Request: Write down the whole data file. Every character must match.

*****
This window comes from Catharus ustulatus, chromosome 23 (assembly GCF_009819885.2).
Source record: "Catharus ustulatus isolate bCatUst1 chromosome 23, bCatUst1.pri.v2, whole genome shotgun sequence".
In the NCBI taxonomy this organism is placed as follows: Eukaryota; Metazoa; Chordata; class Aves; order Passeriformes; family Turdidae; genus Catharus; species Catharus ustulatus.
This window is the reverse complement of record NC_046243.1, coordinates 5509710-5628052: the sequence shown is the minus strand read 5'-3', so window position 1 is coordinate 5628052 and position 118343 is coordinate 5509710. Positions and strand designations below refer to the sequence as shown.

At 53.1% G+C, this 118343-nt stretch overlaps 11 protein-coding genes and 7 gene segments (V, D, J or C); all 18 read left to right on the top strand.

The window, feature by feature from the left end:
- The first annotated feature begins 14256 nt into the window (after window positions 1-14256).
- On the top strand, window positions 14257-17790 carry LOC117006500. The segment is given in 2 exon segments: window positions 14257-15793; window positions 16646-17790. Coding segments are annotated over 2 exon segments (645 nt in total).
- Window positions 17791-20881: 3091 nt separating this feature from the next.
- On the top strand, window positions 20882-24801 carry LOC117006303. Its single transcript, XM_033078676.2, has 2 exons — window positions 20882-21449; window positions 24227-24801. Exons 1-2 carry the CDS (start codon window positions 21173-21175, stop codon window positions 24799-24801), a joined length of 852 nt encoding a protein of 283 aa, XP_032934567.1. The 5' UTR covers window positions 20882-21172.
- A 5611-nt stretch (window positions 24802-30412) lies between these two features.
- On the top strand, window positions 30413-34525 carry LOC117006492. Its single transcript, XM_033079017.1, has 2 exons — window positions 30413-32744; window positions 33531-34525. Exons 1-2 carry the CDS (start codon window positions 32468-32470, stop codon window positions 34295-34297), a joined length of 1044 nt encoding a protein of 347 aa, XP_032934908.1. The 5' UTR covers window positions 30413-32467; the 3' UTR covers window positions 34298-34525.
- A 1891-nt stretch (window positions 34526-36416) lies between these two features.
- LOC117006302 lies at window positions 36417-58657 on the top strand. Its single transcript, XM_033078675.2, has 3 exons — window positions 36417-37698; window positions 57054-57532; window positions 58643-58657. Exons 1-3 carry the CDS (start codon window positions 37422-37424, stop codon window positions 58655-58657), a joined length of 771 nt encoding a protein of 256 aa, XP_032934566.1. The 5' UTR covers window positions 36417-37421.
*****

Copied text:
This window comes from Catharus ustulatus, chromosome 23 (assembly GCF_009819885.2).
Source record: "Catharus ustulatus isolate bCatUst1 chromosome 23, bCatUst1.pri.v2, whole genome shotgun sequence".
In the NCBI taxonomy this organism is placed as follows: Eukaryota; Metazoa; Chordata; class Aves; order Passeriformes; family Turdidae; genus Catharus; species Catharus ustulatus.
This window is the reverse complement of record NC_046243.1, coordinates 5509710-5628052: the sequence shown is the minus strand read 5'-3', so window position 1 is coordinate 5628052 and position 118343 is coordinate 5509710. Positions and strand designations below refer to the sequence as shown.

At 53.1% G+C, this 118343-nt stretch overlaps 11 protein-coding genes and 7 gene segments (V, D, J or C); all 18 read left to right on the top strand.

The window, feature by feature from the left end:
- The first annotated feature begins 14256 nt into the window (after window positions 1-14256).
- On the top strand, window positions 14257-17790 carry LOC117006500. The segment is given in 2 exon segments: window positions 14257-15793; window positions 16646-17790. Coding segments are annotated over 2 exon segments (645 nt in total).
- Window positions 17791-20881: 3091 nt separating this feature from the next.
- On the top strand, window positions 20882-24801 carry LOC117006303. Its single transcript, XM_033078676.2, has 2 exons — window positions 20882-21449; window positions 24227-24801. Exons 1-2 carry the CDS (start codon window positions 21173-21175, stop codon window positions 24799-24801), a joined length of 852 nt encoding a protein of 283 aa, XP_032934567.1. The 5' UTR covers window positions 20882-21172.
- A 5611-nt stretch (window positions 24802-30412) lies between these two features.
- On the top strand, window positions 30413-34525 carry LOC117006492. Its single transcript, XM_033079017.1, has 2 exons — window positions 30413-32744; window positions 33531-34525. Exons 1-2 carry the CDS (start codon window positions 32468-32470, stop codon window positions 34295-34297), a joined length of 1044 nt encoding a protein of 347 aa, XP_032934908.1. The 5' UTR covers window positions 30413-32467; the 3' UTR covers window positions 34298-34525.
- A 1891-nt stretch (window positions 34526-36416) lies between these two features.
- LOC117006302 lies at window positions 36417-58657 on the top strand. Its single transcript, XM_033078675.2, has 3 exons — window positions 36417-37698; window positions 57054-57532; window positions 58643-58657. Exons 1-3 carry the CDS (start codon window positions 37422-37424, stop codon window positions 58655-58657), a joined length of 771 nt encoding a protein of 256 aa, XP_032934566.1. The 5' UTR covers window positions 36417-37421.